Seven Fallen Feathers: Racism, Death, and Hard Truths in a Northern City

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House of Anansi, Sep 30, 2017 - Biography & Autobiography - 376 pages

The groundbreaking and multiple award-winning national bestseller work about systemic racism, education, the failure of the policing and justice systems, and Indigenous rights by Tanya Talaga.

Over the span of eleven years, seven Indigenous high school students died in Thunder Bay, Ontario. They were hundreds of kilometres away from their families, forced to leave home because there was no adequate high school on their reserves. Five were found dead in the rivers surrounding Lake Superior, below a sacred Indigenous site. Using a sweeping narrative focusing on the lives of the students, award-winning author Tanya Talaga delves into the history of this northern city that has come to manifest Canada’s long struggle with human rights violations against Indigenous communities.

 

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User Review  - arosoff - LibraryThing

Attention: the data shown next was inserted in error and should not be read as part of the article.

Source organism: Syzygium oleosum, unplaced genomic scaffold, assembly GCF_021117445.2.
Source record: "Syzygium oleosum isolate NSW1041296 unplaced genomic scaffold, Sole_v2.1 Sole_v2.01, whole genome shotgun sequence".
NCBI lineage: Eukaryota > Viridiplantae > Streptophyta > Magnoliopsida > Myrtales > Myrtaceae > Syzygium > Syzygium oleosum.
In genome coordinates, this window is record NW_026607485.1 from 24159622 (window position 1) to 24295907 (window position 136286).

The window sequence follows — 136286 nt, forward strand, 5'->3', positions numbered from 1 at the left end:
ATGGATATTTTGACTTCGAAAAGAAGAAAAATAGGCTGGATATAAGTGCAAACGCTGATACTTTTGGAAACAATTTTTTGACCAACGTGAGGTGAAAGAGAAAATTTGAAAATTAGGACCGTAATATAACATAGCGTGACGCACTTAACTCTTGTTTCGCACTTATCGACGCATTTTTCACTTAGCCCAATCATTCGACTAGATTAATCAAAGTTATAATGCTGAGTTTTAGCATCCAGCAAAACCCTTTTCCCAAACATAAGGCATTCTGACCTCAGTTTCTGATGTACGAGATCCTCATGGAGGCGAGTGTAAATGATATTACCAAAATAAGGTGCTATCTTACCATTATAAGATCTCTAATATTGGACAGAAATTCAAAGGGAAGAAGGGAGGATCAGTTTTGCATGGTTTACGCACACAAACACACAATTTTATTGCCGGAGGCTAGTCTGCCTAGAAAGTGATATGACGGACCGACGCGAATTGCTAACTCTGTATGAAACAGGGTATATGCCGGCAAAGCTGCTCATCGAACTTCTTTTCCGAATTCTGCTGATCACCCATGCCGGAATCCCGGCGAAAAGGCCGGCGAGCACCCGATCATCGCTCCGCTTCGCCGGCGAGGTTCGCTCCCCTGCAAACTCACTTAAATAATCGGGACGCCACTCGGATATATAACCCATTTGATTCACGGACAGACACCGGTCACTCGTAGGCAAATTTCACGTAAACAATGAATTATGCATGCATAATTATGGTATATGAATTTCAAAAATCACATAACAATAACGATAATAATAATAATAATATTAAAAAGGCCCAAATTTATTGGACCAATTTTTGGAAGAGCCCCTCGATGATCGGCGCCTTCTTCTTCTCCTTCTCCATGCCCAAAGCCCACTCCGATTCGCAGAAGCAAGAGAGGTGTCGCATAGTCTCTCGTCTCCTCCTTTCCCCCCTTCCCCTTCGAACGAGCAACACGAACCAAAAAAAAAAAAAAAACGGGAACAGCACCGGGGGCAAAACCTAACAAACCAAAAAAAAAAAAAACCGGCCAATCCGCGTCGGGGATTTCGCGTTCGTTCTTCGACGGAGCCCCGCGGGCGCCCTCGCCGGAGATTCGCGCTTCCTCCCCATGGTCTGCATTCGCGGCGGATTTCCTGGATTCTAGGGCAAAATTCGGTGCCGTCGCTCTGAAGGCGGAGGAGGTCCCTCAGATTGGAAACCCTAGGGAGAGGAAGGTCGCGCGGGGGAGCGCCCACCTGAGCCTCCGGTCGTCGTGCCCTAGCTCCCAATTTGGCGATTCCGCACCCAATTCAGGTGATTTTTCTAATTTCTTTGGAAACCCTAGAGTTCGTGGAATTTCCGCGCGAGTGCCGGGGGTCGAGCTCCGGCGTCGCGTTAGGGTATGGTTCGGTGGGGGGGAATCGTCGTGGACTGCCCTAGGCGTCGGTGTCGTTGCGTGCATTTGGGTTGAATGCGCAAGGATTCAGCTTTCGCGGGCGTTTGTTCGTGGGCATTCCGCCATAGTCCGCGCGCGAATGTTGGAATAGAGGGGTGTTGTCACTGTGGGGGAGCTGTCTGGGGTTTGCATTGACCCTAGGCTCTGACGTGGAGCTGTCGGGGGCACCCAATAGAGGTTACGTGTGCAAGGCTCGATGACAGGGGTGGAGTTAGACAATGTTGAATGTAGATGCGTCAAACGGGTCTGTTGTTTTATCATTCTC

I would never have read this book if a friend hadn't recommended it, and I'm very glad I did. The book description says it's about the deaths of 7 First Nations students in Thunder Bay, but it's not a ... Read full review

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User Review  - gypsysmom - LibraryThing

This was not an easy book to listen to but it is certainly an important book. Canadians all know that how the original people of the land were treated by those who came after was shameful and racist ... Read full review

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Contents

Section 1
Section 2
Section 3
Section 4
Section 5
Section 6
Section 7
Section 8
Section 9
Section 10
Section 11
Section 12
Section 13
Section 14
Section 15
Section 16

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About the author (2017)

TANYA TALAGA is the acclaimed author of Seven Fallen Feathers, which was the winner of the RBC Taylor Prize and the Shaughnessy Cohen Prize for Political Writing, a finalist for the Hilary Weston Writers’ Trust Nonfiction Prize and the BC National Award for Nonfiction, CBC’s Nonfiction Book of the Year, a Globe and Mail Top 100 Book, and a national bestseller. Talaga has been a journalist at the Toronto Star for twenty years, covering everything from general city news to education, national healthcare, foreign news, and Indigenous affairs. She has been nominated five times for the Michener Award in public service journalism, and she is the 2017–2018 Atkinson Fellow in Public Policy. Talaga is of Polish and Indigenous descent. Her great-grandmother, Liz Gauthier, was a residential school survivor. Her great-grandfather, Russell Bowen, was an Ojibwe trapper and labourer. Her grandmother is a member of Fort William First Nation. Her mother was raised in Raith and Graham, Ontario. Talaga lives in Toronto with her two teenage children.

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